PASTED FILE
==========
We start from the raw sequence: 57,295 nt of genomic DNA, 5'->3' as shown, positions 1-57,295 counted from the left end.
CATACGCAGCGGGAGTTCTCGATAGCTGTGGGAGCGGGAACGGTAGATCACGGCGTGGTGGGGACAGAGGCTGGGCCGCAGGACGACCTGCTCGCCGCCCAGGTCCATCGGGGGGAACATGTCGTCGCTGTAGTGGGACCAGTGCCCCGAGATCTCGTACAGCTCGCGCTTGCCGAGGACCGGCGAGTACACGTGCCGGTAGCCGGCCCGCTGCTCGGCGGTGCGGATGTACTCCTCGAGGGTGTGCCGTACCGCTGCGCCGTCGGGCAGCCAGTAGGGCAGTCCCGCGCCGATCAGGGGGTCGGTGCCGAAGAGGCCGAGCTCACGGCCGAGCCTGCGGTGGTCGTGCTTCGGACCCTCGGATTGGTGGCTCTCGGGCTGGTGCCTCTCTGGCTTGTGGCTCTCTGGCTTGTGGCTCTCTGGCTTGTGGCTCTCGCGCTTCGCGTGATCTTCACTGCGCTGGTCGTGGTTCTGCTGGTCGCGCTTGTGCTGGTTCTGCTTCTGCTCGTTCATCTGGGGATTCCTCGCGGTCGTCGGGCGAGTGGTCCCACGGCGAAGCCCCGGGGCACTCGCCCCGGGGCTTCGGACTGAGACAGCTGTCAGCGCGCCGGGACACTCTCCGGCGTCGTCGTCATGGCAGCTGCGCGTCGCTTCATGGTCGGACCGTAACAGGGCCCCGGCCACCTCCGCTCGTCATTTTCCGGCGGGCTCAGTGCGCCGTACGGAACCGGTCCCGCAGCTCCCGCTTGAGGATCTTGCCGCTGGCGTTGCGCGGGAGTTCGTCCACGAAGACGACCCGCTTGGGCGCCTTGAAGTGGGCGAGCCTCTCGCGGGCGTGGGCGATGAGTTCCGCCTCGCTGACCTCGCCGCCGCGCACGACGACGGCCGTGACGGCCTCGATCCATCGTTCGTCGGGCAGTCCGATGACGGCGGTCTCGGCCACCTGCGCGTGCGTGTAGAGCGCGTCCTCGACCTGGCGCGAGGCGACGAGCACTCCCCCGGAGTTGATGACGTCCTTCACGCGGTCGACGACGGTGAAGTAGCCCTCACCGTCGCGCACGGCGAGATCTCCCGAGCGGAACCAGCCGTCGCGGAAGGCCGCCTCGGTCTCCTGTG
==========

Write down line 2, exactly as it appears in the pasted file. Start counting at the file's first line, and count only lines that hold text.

CATACGCAGCGGGAGTTCTCGATAGCTGTGGGAGCGGGAACGGTAGATCACGGCGTGGTGGGGACAGAGGCTGGGCCGCAGGACGACCTGCTCGCCGCCCAGGTCCATCGGGGGGAACATGTCGTCGCTGTAGTGGGACCAGTGCCCCGAGATCTCGTACAGCTCGCGCTTGCCGAGGACCGGCGAGTACACGTGCCGGTAGCCGGCCCGCTGCTCGGCGGTGCGGATGTACTCCTCGAGGGTGTGCCGTACCGCTGCGCCGTCGGGCAGCCAGTAGGGCAGTCCCGCGCCGATCAGGGGGTCGGTGCCGAAGAGGCCGAGCTCACGGCCGAGCCTGCGGTGGTCGTGCTTCGGACCCTCGGATTGGTGGCTCTCGGGCTGGTGCCTCTCTGGCTTGTGGCTCTCTGGCTTGTGGCTCTCTGGCTTGTGGCTCTCGCGCTTCGCGTGATCTTCACTGCGCTGGTCGTGGTTCTGCTGGTCGCGCTTGTGCTGGTTCTGCTTCTGCTCGTTCATCTGGGGATTCCTCGCGGTCGTCGGGCGAGTGGTCCCACGGCGAAGCCCCGGGGCACTCGCCCCGGGGCTTCGGACTGAGACAGCTGTCAGCGCGCCGGGACACTCTCCGGCGTCGTCGTCATGGCAGCTGCGCGTCGCTTCATGGTCGGACCGTAACAGGGCCCCGGCCACCTCCGCTCGTCATTTTCCGGCGGGCTCAGTGCGCCGTACGGAACCGGTCCCGCAGCTCCCGCTTGAGGATCTTGCCGCTGGCGTTGCGCGGGAGTTCGTCCACGAAGACGACCCGCTTGGGCGCCTTGAAGTGGGCGAGCCTCTCGCGGGCGTGGGCGATGAGTTCCGCCTCGCTGACCTCGCCGCCGCGCACGACGACGGCCGTGACGGCCTCGATCCATCGTTCGTCGGGCAGTCCGATGACGGCGGTCTCGGCCACCTGCGCGTGCGTGTAGAGCGCGTCCTCGACCTGGCGCGAGGCGACGAGCACTCCCCCGGAGTTGATGACGTCCTTCACGCGGTCGACGACGGTGAAGTAGCCCTCACCGTCGCGCACGGCGAGATCTCCCGAGCGGAACCAGCCGTCGCGGAAGGCCGCCTCGGTCTCCTGTG